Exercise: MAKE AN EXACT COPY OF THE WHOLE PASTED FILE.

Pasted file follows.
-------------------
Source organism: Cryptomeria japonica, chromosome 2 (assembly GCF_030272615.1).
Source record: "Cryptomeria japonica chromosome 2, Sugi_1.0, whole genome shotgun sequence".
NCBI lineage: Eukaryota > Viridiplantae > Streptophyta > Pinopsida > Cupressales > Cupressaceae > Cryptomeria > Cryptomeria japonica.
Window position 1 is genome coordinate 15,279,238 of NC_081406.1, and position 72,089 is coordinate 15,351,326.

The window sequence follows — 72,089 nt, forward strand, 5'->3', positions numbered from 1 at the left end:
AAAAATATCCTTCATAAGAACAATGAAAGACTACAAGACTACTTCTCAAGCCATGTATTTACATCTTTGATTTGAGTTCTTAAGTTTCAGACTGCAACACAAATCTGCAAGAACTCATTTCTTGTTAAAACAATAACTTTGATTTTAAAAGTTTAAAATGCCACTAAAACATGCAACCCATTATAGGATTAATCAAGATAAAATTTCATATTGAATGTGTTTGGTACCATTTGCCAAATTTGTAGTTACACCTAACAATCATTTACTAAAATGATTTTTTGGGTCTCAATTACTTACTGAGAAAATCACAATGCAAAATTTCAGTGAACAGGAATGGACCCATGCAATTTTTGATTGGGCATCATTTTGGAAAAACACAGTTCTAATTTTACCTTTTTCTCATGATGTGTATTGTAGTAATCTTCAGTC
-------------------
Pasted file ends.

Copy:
Source organism: Cryptomeria japonica, chromosome 2 (assembly GCF_030272615.1).
Source record: "Cryptomeria japonica chromosome 2, Sugi_1.0, whole genome shotgun sequence".
NCBI lineage: Eukaryota > Viridiplantae > Streptophyta > Pinopsida > Cupressales > Cupressaceae > Cryptomeria > Cryptomeria japonica.
Window position 1 is genome coordinate 15,279,238 of NC_081406.1, and position 72,089 is coordinate 15,351,326.

The window sequence follows — 72,089 nt, forward strand, 5'->3', positions numbered from 1 at the left end:
AAAAATATCCTTCATAAGAACAATGAAAGACTACAAGACTACTTCTCAAGCCATGTATTTACATCTTTGATTTGAGTTCTTAAGTTTCAGACTGCAACACAAATCTGCAAGAACTCATTTCTTGTTAAAACAATAACTTTGATTTTAAAAGTTTAAAATGCCACTAAAACATGCAACCCATTATAGGATTAATCAAGATAAAATTTCATATTGAATGTGTTTGGTACCATTTGCCAAATTTGTAGTTACACCTAACAATCATTTACTAAAATGATTTTTTGGGTCTCAATTACTTACTGAGAAAATCACAATGCAAAATTTCAGTGAACAGGAATGGACCCATGCAATTTTTGATTGGGCATCATTTTGGAAAAACACAGTTCTAATTTTACCTTTTTCTCATGATGTGTATTGTAGTAATCTTCAGTC